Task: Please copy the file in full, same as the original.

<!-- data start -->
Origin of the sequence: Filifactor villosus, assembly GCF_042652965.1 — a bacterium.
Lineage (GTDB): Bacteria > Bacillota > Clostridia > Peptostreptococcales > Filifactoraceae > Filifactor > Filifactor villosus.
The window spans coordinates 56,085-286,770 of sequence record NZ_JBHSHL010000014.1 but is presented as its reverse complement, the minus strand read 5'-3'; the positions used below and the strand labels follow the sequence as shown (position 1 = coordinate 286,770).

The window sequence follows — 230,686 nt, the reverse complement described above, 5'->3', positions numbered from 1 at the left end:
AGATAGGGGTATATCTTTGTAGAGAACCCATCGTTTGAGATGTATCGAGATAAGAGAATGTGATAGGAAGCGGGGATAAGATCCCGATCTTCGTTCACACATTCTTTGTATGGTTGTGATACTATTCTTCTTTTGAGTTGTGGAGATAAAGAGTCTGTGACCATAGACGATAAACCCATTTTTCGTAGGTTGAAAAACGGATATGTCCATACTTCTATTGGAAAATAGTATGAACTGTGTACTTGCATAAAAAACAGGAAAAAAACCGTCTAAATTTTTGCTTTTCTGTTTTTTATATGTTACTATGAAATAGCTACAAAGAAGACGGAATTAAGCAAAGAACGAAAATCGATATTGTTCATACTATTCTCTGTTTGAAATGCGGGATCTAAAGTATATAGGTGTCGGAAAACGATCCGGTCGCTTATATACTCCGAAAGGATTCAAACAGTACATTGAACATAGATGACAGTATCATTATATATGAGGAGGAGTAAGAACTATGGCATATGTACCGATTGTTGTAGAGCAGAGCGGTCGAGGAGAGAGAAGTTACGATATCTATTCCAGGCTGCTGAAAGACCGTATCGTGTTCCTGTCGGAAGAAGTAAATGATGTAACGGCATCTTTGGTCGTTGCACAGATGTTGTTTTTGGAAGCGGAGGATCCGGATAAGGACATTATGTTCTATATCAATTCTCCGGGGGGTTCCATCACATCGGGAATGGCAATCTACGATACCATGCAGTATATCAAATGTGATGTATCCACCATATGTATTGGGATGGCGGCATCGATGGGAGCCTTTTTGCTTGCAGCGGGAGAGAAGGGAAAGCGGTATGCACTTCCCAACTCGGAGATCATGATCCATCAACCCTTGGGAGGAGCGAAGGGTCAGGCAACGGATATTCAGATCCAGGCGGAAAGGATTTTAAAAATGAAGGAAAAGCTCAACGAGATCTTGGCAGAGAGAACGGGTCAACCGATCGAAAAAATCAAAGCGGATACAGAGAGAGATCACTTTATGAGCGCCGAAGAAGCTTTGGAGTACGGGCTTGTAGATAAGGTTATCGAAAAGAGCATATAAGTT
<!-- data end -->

Origin of the sequence: Filifactor villosus, assembly GCF_042652965.1 — a bacterium.
Lineage (GTDB): Bacteria > Bacillota > Clostridia > Peptostreptococcales > Filifactoraceae > Filifactor > Filifactor villosus.
The window spans coordinates 56,085-286,770 of sequence record NZ_JBHSHL010000014.1 but is presented as its reverse complement, the minus strand read 5'-3'; the positions used below and the strand labels follow the sequence as shown (position 1 = coordinate 286,770).

The window sequence follows — 230,686 nt, the reverse complement described above, 5'->3', positions numbered from 1 at the left end:
AGATAGGGGTATATCTTTGTAGAGAACCCATCGTTTGAGATGTATCGAGATAAGAGAATGTGATAGGAAGCGGGGATAAGATCCCGATCTTCGTTCACACATTCTTTGTATGGTTGTGATACTATTCTTCTTTTGAGTTGTGGAGATAAAGAGTCTGTGACCATAGACGATAAACCCATTTTTCGTAGGTTGAAAAACGGATATGTCCATACTTCTATTGGAAAATAGTATGAACTGTGTACTTGCATAAAAAACAGGAAAAAAACCGTCTAAATTTTTGCTTTTCTGTTTTTTATATGTTACTATGAAATAGCTACAAAGAAGACGGAATTAAGCAAAGAACGAAAATCGATATTGTTCATACTATTCTCTGTTTGAAATGCGGGATCTAAAGTATATAGGTGTCGGAAAACGATCCGGTCGCTTATATACTCCGAAAGGATTCAAACAGTACATTGAACATAGATGACAGTATCATTATATATGAGGAGGAGTAAGAACTATGGCATATGTACCGATTGTTGTAGAGCAGAGCGGTCGAGGAGAGAGAAGTTACGATATCTATTCCAGGCTGCTGAAAGACCGTATCGTGTTCCTGTCGGAAGAAGTAAATGATGTAACGGCATCTTTGGTCGTTGCACAGATGTTGTTTTTGGAAGCGGAGGATCCGGATAAGGACATTATGTTCTATATCAATTCTCCGGGGGGTTCCATCACATCGGGAATGGCAATCTACGATACCATGCAGTATATCAAATGTGATGTATCCACCATATGTATTGGGATGGCGGCATCGATGGGAGCCTTTTTGCTTGCAGCGGGAGAGAAGGGAAAGCGGTATGCACTTCCCAACTCGGAGATCATGATCCATCAACCCTTGGGAGGAGCGAAGGGTCAGGCAACGGATATTCAGATCCAGGCGGAAAGGATTTTAAAAATGAAGGAAAAGCTCAACGAGATCTTGGCAGAGAGAACGGGTCAACCGATCGAAAAAATCAAAGCGGATACAGAGAGAGATCACTTTATGAGCGCCGAAGAAGCTTTGGAGTACGGGCTTGTAGATAAGGTTATCGAAAAGAGCATATAAGTT